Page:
Most Regency hot-beds were covered, at least after sunset, to trap the warmth around the plants, so it did not escape out into the cool of the night. Glass was not only expensive during the Regency, it was also heavily taxed. Certainly, glass was used by the wealthy in their glass forcing houses, but it was less likely to be used by those of more modest means for smaller garden structures like hot-beds. Many simple hot-beds were covered at night, or on very cool, cloudy days, by a sheet of cloth, often canvas, which would help hold the warmth in the bed. The gardener would have to remember to promptly pull that cloth cover back each morning in order to allow the sun to shine on the plants beneath.
However, there are suggestions in the records that at least a few hot-beds built by gardeners on a budget actually had covers of glass. These transparent covers were made from the frames of one or more discarded sash windows in which the glass was intact. Some householders actually removed windows from their homes and bricked up the openings after the passage of the window tax in 1745. A clever gardener and/or his carpenter, would be able to make a hot-bed frame of the correct size to be covered with one or a pair of old sash windows, instead of using a cloth cover. Glass covers would hold more heat in the hot-bed, but that could also be detrimental to the tender plants. The gardener would have to open the hot-bed cover for ventilation on those very sunny days when the heat inside the bed was too intense for the plants.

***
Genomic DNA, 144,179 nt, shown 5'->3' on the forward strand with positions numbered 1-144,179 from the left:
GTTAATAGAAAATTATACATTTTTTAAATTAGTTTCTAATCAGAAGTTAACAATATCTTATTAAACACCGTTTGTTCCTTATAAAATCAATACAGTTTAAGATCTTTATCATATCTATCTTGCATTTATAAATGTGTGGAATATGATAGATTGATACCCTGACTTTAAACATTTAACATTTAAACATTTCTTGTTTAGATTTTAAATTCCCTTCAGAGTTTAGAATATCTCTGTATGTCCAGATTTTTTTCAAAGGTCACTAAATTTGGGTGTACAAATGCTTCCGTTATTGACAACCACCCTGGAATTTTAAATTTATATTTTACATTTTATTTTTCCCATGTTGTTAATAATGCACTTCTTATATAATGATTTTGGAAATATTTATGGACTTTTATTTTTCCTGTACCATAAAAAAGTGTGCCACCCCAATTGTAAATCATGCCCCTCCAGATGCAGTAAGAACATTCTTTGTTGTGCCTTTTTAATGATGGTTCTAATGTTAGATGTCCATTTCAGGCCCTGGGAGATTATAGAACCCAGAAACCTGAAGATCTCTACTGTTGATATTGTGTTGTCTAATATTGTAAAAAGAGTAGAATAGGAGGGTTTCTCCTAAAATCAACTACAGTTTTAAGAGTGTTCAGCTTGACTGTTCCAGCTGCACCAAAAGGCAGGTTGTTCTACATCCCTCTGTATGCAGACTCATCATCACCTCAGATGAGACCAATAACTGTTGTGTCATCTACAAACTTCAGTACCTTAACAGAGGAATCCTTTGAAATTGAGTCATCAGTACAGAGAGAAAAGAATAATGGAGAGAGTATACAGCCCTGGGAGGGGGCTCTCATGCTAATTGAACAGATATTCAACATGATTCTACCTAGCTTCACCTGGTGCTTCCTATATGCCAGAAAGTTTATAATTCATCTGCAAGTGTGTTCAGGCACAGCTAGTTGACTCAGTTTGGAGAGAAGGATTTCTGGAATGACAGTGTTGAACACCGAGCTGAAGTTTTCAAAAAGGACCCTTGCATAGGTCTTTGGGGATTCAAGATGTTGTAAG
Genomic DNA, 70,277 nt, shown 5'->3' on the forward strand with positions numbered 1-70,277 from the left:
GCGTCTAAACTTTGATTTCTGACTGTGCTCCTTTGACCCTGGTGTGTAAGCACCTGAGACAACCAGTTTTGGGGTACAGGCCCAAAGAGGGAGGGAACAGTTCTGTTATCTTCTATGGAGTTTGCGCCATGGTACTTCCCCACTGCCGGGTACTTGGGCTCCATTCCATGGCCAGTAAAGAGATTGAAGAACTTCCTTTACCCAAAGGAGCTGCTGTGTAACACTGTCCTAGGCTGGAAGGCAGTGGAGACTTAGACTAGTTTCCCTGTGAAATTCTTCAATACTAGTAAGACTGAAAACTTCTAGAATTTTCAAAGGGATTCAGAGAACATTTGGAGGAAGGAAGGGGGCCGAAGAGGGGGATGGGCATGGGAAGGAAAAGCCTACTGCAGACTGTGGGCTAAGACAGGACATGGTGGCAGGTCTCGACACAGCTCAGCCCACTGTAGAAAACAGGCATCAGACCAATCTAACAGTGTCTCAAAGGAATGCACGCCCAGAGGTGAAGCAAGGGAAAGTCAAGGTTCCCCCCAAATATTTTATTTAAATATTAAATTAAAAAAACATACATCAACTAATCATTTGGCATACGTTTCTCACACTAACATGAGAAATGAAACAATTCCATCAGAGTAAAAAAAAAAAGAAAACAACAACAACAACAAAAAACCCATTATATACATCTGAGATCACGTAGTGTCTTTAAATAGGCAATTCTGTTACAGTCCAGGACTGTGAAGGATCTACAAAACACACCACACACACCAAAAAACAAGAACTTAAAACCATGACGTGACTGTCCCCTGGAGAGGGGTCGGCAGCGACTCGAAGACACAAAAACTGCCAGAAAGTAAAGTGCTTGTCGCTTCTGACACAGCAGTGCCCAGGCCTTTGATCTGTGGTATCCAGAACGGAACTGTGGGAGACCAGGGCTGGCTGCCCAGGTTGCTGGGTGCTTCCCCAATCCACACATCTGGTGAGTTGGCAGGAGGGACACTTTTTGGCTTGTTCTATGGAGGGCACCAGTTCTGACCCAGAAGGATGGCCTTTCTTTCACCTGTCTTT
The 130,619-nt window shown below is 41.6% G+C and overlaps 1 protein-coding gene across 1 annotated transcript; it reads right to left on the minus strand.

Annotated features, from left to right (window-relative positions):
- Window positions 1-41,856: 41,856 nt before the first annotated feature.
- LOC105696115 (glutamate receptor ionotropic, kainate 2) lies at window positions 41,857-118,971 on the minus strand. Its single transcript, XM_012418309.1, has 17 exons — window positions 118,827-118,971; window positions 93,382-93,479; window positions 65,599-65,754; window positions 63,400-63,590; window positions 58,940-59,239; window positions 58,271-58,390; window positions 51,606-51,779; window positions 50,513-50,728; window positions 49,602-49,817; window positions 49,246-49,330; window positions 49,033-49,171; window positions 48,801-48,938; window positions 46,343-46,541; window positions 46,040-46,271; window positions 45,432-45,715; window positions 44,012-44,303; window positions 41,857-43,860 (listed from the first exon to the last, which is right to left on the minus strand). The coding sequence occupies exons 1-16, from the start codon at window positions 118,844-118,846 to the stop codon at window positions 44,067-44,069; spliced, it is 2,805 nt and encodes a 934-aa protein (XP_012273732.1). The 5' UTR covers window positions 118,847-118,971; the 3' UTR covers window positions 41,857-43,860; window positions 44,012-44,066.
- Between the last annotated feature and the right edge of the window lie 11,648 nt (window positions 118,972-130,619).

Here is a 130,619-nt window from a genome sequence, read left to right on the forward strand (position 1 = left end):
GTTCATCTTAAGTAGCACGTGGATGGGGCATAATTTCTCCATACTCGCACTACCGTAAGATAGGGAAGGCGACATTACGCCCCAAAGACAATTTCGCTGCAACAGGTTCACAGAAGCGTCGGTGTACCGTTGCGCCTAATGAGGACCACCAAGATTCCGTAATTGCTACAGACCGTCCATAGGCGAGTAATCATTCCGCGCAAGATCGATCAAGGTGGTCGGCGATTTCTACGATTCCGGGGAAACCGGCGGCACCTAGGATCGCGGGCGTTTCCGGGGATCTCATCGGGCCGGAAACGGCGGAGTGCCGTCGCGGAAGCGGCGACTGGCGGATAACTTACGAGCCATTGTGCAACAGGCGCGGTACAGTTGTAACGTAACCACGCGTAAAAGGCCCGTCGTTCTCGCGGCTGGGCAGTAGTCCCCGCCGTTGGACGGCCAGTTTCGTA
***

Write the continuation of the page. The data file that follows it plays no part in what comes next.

Cold frames came much latter to the realm of protected agriculture, in the early nineteenth century, quite possibly during the Regency. These garden structures were constructed in much the same way as were hot-beds, but they had no underlying layer of fresh manure and straw. Like hot-beds, they were usually placed to face south, with a border of wooden planks, the front height of the planks being lower than that of the back in order to capture the available sunlight and its attendant warmth. A few cold frames might be covered with glass, though that seems to be less common than with hot-beds. The majority of cold frames had a sturdy cloth cover which was pulled over the frame each night to hold in the warmth of the day and pulled back each morning to expose the tender plants to the sunshine.
Hot-beds were typically used most often in the spring to get a jump on the growing season by germinating seeds early so that seedlings would be ready to be transplanted into the open garden as soon as the weather permitted. On the other hand, cold frames could be used in both the spring and the autumn. In the spring, cold frames were often used to "harden off" plants which had been started in a forcing house or hot-bed. This was done in order to prepare those tenderly nurtured plants for the less stable conditions of fully unprotected growth in the outdoors before they were moved into the garden or field. In the autumn, cold frames could be used to plant one last crop of fruits and/or vegetables, giving them a better chance of surviving an early frost or two, thereby providing fresh produce as late as possible into the season. The rule of thumb with cold frames was that they could be used so long as daytime temperatures were 50º F or above. For those nights when there was a risk of the temperature falling below freezing, burlap bags stuffed with straw or dead leaves were placed over the cloth which covered the cold frame. This type of insulation was also occasionally used with hot-beds as well, should there be a severe cold snap in the early spring.